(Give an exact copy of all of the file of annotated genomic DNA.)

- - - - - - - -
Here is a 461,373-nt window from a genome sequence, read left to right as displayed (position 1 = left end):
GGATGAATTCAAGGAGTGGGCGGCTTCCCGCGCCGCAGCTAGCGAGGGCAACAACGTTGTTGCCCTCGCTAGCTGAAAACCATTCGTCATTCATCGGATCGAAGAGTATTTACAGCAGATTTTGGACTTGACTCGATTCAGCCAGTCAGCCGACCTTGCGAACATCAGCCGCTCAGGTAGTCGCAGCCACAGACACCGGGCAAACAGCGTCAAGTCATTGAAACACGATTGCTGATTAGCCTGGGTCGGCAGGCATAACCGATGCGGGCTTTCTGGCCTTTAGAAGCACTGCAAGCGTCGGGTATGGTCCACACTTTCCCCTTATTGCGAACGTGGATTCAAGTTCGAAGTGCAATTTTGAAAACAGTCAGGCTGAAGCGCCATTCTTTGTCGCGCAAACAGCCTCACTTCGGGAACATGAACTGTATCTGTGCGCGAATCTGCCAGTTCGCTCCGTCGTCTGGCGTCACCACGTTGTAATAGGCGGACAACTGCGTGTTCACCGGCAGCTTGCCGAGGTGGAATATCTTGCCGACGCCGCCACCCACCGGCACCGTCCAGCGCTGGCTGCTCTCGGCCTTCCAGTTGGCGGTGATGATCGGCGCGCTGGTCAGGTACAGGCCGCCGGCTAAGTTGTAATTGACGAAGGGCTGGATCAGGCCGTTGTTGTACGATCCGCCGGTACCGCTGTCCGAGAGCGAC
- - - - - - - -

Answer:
Here is a 461,373-nt window from a genome sequence, read left to right as displayed (position 1 = left end):
GGATGAATTCAAGGAGTGGGCGGCTTCCCGCGCCGCAGCTAGCGAGGGCAACAACGTTGTTGCCCTCGCTAGCTGAAAACCATTCGTCATTCATCGGATCGAAGAGTATTTACAGCAGATTTTGGACTTGACTCGATTCAGCCAGTCAGCCGACCTTGCGAACATCAGCCGCTCAGGTAGTCGCAGCCACAGACACCGGGCAAACAGCGTCAAGTCATTGAAACACGATTGCTGATTAGCCTGGGTCGGCAGGCATAACCGATGCGGGCTTTCTGGCCTTTAGAAGCACTGCAAGCGTCGGGTATGGTCCACACTTTCCCCTTATTGCGAACGTGGATTCAAGTTCGAAGTGCAATTTTGAAAACAGTCAGGCTGAAGCGCCATTCTTTGTCGCGCAAACAGCCTCACTTCGGGAACATGAACTGTATCTGTGCGCGAATCTGCCAGTTCGCTCCGTCGTCTGGCGTCACCACGTTGTAATAGGCGGACAACTGCGTGTTCACCGGCAGCTTGCCGAGGTGGAATATCTTGCCGACGCCGCCACCCACCGGCACCGTCCAGCGCTGGCTGCTCTCGGCCTTCCAGTTGGCGGTGATGATCGGCGCGCTGGTCAGGTACAGGCCGCCGGCTAAGTTGTAATTGACGAAGGGCTGGATCAGGCCGTTGTTGTACGATCCGCCGGTACCGCTGTCCGAGAGCGAC